One of the consequences of light having a wave-like aspect is exemplified by its apparent ability to jump gaps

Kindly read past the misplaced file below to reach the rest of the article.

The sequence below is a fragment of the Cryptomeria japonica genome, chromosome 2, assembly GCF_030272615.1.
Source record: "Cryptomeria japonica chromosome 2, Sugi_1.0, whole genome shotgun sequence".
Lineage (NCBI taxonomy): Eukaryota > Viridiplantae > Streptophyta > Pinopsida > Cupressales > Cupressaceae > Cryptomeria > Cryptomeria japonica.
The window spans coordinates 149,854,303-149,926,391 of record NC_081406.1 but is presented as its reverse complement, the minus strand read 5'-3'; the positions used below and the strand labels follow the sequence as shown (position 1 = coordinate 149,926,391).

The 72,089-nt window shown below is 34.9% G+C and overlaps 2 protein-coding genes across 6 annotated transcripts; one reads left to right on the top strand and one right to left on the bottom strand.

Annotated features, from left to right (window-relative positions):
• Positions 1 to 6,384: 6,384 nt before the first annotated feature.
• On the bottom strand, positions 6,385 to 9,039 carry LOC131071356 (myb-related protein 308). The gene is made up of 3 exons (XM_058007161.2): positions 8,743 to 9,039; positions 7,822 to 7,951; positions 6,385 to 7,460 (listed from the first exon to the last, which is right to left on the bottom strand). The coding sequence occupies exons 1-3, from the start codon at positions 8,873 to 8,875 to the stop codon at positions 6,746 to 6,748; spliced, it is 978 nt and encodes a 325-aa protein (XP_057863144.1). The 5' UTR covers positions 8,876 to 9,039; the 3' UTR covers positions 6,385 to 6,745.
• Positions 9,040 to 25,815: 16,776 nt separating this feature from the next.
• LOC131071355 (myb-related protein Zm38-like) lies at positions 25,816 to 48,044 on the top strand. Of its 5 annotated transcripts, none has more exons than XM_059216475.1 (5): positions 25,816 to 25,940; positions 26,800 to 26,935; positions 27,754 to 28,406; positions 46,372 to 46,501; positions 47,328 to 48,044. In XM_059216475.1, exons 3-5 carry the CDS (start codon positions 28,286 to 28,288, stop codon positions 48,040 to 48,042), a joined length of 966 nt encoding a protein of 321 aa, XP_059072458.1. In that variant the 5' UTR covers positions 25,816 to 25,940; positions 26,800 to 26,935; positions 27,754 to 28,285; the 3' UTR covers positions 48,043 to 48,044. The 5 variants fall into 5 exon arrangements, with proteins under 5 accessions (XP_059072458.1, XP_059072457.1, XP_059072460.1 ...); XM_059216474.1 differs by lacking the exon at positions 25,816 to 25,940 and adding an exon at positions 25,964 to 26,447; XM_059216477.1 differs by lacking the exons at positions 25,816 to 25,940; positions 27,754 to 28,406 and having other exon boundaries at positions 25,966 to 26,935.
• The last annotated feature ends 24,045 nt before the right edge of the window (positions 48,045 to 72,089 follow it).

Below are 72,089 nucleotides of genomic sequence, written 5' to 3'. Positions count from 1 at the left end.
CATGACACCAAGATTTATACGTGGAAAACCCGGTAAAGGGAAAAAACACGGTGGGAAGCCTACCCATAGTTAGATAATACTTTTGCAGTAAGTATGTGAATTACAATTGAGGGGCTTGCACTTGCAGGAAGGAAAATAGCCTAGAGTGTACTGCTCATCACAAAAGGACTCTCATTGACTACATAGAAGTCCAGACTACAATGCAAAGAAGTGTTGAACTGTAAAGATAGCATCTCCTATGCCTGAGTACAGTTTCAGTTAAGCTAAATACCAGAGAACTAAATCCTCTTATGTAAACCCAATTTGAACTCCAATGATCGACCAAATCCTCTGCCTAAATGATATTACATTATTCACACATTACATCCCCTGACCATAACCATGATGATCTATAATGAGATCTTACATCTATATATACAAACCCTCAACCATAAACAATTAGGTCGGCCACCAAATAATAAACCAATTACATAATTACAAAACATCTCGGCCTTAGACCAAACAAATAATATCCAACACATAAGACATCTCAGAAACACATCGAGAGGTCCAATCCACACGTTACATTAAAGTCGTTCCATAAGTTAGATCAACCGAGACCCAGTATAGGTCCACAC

One of the consequences of light having a wave-like aspect is exemplified by its apparent ability to jump gaps. For instance, light penetrating through a block of glass at a shallow angle is effectively trapped within the glass by the barrier of air at the far side, unless a second glass block is placed close to it (but not touching). Because of the spread-out nature of the wave, some of it penetrates the air barrier and if encounters more glass beyond it can continue, thus apparently jumping the air gap and escaping its prison.A similar thing happens at the sub-atomic scale, when alpha particles try to escape from unstable nuclei during radioactive decay. The particles are effectively held in the nucleus by the nuclear forces and, in principle, should not be able to escape. However, escape they do, using a process known as quantum tunnelling, which makes use of the wave-like aspect of the particles, but also of a more general phenomenon known as “uncertainty” (which we will look at in more detail below).